By now, everyone’s seen clips and photographs of the fight that broke out in the bottom of the first inning during Tuesday’s Cards/Reds match-up. Watching it, well, it made me miss hockey season, but it also made me thankful that there’s another sport with a code – namely, don’t call our team “little bitches.” These eloquent words from Brandon Phillips are what started the whole thing:
“I’d play against these guys with one leg,” Phillips insisted before the game. “We have to beat these guys. … All they do is bitch and moan about everything, all of them, they’re little bitches, all of ‘em.”
He also was quoted as saying, “I really hate the Cardinals. Compared to the Cardinals, I love the Chicago Cubs. Let me make this clear: I hate the Cardinals.”
Well, thanks. Your team gets all relevant for the first time since Marge Schott was dropping racial slurs, and Phillips thinks that he can add a little fuel to that match-up and battle for first in the Central. What he hoped to accomplish with that is beyond me – trying to scare the Cards into submission? “Oooga booga, it’s Brandon Phillips! Gee, I really hope that he doesn’t have a huge series and go 2-for-14 or something like that!” Phillips didn’t back his words up. In fact, he was the ground out specialist of the Reds.
Even dumber than the original statement was him trying to go out and act buddy-buddy with Cardinals catcher Yadier Molina by tapping him on the shin-guards. Yadi kicked his bat away and told him to stop, Phillips kicked him again to piss him off, and Yadi stood up and told him “I’m not your bitch.” In those four words, Molina showed more team-riling gumption than Philips’ national television spew. Of course, a fifty person fight ensued, in which Phillips couldn’t be found. Oh, and the highlight of which was Johnny Cueto, the night’s starting pitcher, bicycle kick Jason LaRue in the head. Cueto got a seven game suspension out of that class move. Seven minutes later, the game resumed, and Phillips grounded out to end the inning. Molina was first to bat in the second, and he promptly jacked a home run, sucking any good vibes directly out of the Reds. It also showed them that if you have a problem with a team, you deal with it on the playing field where competition takes place, not in the clubhouse behind a microphone.
The original words of this whole incident are what struck me as absurd. In a league that enjoys presenting itself as the class sport of the nation – “America’s Game,” if you will – they allowed Phillips to call an entire team “little bitches” publicly and no repercussions were given. Dusty Baker made no statement trying to smooth the situation over, making him complicit in the trash talk. Penalties were given after the fight, sure, but that was because of the brawl itself. What if that fight hadn’t happened?
A situation like that in the NHL, such as Sean Avery’s now infamous “sloppy seconds” comment, gets you an audience with the commish and a six game suspension. It’s all right, though, for someone to directly use profanity when describing an opponent in nationally broadcast comments? No statement from Bud Selig, no reprimand, no fine. It’s not a leap to read that as MLB not caring a bit about the comments of its employees, and therefore the image of the game.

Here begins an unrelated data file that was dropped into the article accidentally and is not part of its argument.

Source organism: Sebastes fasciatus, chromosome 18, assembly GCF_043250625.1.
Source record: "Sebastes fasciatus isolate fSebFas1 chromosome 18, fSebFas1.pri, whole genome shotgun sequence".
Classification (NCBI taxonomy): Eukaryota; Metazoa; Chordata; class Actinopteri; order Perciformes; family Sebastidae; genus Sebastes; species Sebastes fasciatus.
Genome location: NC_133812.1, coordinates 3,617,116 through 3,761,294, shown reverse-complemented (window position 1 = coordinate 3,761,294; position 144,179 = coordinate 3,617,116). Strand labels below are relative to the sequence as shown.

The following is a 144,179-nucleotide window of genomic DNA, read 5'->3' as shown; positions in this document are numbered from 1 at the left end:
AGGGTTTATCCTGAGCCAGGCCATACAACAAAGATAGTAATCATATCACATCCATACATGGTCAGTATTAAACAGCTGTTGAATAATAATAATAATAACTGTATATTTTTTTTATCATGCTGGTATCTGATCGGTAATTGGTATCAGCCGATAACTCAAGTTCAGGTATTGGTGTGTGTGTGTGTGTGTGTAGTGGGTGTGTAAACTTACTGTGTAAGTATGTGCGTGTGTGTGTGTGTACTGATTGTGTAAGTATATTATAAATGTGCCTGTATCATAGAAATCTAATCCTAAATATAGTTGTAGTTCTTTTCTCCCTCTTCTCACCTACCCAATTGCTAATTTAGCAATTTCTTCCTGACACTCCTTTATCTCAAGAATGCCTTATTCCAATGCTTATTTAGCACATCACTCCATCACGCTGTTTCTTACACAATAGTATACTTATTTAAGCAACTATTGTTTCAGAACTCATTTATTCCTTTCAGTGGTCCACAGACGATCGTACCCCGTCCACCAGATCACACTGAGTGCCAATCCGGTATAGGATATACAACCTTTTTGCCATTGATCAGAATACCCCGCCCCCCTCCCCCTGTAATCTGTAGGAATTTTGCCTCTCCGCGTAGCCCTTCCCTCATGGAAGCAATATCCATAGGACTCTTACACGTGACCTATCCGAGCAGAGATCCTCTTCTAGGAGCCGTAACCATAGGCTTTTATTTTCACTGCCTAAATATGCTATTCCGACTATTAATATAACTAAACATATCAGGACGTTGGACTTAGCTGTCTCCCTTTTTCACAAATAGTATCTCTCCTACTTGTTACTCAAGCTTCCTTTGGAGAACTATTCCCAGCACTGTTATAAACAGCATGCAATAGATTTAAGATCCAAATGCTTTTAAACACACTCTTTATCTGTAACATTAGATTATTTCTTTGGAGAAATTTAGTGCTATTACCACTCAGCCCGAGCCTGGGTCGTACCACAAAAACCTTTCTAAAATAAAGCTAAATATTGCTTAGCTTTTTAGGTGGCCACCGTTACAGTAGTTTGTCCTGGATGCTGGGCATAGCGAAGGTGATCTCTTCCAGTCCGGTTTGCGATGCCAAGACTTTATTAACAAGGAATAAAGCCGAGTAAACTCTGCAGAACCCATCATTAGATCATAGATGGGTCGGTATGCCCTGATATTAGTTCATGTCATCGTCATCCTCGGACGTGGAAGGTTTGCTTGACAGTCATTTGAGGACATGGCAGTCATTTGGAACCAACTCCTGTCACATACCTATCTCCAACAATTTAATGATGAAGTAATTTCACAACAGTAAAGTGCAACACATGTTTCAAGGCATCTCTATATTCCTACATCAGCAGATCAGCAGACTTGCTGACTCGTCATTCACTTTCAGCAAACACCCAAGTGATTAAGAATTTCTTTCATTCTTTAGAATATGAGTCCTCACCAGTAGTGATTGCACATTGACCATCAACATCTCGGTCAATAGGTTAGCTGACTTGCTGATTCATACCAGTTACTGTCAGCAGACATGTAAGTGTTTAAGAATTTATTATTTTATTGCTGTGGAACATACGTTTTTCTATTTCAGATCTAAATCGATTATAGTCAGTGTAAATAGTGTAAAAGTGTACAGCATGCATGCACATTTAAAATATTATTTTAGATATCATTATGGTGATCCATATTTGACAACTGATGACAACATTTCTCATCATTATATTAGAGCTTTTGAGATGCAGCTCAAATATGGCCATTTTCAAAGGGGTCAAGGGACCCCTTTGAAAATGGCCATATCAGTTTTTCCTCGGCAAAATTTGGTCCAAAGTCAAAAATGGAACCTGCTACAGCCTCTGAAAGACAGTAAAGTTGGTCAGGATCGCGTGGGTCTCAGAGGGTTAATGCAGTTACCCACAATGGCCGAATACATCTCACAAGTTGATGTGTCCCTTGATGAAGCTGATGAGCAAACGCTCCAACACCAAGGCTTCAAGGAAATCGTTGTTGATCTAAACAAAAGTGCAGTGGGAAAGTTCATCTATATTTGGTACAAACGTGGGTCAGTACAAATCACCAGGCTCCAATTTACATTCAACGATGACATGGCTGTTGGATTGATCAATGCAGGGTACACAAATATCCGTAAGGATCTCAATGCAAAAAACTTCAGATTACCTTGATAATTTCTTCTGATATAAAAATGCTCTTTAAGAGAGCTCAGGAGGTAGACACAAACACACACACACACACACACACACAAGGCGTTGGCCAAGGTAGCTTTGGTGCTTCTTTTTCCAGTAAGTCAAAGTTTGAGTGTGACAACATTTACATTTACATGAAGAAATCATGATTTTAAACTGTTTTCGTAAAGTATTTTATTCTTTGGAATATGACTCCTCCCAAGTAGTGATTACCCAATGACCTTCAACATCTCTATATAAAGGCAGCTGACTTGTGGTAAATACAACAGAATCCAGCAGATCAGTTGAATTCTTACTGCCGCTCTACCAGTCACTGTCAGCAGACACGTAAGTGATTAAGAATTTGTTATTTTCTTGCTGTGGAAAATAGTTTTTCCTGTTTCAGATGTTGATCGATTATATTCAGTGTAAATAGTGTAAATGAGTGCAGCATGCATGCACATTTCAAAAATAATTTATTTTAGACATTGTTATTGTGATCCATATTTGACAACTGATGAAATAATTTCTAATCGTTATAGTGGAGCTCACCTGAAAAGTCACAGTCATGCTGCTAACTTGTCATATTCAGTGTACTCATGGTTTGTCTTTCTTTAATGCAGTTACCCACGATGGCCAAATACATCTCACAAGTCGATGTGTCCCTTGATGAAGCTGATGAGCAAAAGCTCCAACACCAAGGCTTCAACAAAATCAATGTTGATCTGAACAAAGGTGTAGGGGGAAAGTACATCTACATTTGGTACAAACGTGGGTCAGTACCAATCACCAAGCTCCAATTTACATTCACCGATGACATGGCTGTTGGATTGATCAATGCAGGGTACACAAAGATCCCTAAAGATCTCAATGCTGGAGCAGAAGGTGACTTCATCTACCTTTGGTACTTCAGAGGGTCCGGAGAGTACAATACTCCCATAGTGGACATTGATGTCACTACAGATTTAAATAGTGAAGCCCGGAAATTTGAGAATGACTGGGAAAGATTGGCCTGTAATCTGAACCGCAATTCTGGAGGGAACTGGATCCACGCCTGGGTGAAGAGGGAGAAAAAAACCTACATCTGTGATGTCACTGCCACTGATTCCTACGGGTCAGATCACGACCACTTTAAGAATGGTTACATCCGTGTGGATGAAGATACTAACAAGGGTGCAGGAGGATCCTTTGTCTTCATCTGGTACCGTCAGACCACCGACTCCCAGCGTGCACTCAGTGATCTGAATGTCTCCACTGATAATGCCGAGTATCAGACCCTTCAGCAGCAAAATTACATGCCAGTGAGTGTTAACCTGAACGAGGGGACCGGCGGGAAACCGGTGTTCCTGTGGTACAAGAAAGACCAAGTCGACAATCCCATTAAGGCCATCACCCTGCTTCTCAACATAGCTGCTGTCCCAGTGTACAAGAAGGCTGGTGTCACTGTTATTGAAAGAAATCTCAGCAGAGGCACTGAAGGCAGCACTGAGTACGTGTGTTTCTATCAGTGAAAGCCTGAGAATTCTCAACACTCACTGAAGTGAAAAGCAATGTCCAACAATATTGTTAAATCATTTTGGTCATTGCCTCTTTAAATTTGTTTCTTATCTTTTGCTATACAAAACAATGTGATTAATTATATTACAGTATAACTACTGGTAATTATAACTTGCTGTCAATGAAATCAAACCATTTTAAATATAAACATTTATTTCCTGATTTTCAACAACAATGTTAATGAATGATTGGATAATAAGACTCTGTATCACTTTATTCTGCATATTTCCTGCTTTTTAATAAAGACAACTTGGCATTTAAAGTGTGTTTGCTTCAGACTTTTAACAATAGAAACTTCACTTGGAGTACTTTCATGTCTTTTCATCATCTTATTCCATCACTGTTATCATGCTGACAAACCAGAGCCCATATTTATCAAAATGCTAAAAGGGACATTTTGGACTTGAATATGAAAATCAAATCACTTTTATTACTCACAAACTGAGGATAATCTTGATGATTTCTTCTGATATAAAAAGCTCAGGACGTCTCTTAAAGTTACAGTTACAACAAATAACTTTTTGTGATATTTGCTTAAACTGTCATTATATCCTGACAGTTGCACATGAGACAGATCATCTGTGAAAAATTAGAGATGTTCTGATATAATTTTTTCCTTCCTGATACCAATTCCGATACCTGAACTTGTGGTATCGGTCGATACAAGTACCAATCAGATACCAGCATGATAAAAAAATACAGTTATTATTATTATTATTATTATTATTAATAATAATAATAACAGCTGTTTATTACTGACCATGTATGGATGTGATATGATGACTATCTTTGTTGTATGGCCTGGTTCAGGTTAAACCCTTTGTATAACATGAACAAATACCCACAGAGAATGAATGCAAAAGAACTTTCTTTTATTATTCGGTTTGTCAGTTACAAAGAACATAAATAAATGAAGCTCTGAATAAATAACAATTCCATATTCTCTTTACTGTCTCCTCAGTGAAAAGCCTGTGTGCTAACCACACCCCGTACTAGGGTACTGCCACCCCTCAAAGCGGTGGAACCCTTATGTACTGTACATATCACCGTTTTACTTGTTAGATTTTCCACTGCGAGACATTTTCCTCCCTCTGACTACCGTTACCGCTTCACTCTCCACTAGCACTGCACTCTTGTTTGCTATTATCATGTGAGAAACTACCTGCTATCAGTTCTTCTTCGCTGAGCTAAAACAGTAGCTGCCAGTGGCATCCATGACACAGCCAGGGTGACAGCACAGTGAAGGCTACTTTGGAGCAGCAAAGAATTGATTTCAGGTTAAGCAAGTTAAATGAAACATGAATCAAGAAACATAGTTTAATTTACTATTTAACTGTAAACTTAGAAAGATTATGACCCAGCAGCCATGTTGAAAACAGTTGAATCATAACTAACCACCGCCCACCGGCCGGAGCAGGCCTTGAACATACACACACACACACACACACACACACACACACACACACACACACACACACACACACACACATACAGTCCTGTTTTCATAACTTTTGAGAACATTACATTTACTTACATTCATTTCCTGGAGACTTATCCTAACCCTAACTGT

Avery’s suspension was absurd (Cueto got one more game than Avery did and Cueto could have blinded LaRue with a cleat) and reactionary. Selig’s was apathetic if not oblivious, and his lack of response – as well as a lack of response by the Reds organization – allowed a fight to happen during a game that was, of course, picked up by national media. How ignorant does this make the Reds look? The League? The ignorance of not doing anything is just as off putting as the ignorance of over-punishment.
Molina did the right thing, and what he did is completely expected in hockey. Someone trash talks your team, or takes runs at your guys, and someone does something about it if no one else will. Policing yourself is (was, you could argue) a major part of the game, but it kept larger problems like direct retribution hits at bay. St. Louis Blues enforcer Cam Janssen had this to say regarding the scuffle:
“That was great that Yadi did that,” Janssen said. “He’s not going to take that from him, and why would he? The Cardinals are a great organization. They’ve got a great team, and they’re classy. If someone was calling the Blues that, there would be hell to pay when they got to Scottrade Center, I’ll tell you that.”
But Janssen followed by saying, “In hockey, no one would do that because they know there’s consequences on the ice. That’s why hockey players have respect for one another. If you’re going to run your mouth like that, then you’re going to be called out on the ice. And I’ll tell you what, there’s nobody going to be breaking that up for a while.”
Cam hits on something important. Hockey players have respect for each other. There are guys that you absolutely can’t stand on the ice, but you have a code and you follow it. You can dislike someone and still respect their abilities at your sport, or them as a person in general. Also, his comment regarding “consequences” is a telling one – if there were stronger consequences – the removal of the instigator penalty, perhaps? – maybe fewer injuries would occur.
A happy medium needs to be found between the NHL and MLB’s reaction to an incident of the same vein. Things can’t be allowed to blow up like they did. But, most importantly, players need to have respect for each other. That’s what Brandon Phillips was lacking. Nothing negative was said about the Reds after the game – Molina had this to say instead: “They’ve got a pretty good team. They were in first place, but we showed we’ve got good talent and we’re going to compete. We took good at-bats. That’s what we needed to do.”
That’s how the game needs to be played. Maybe Phillips needs to lace up and learn that lesson himself.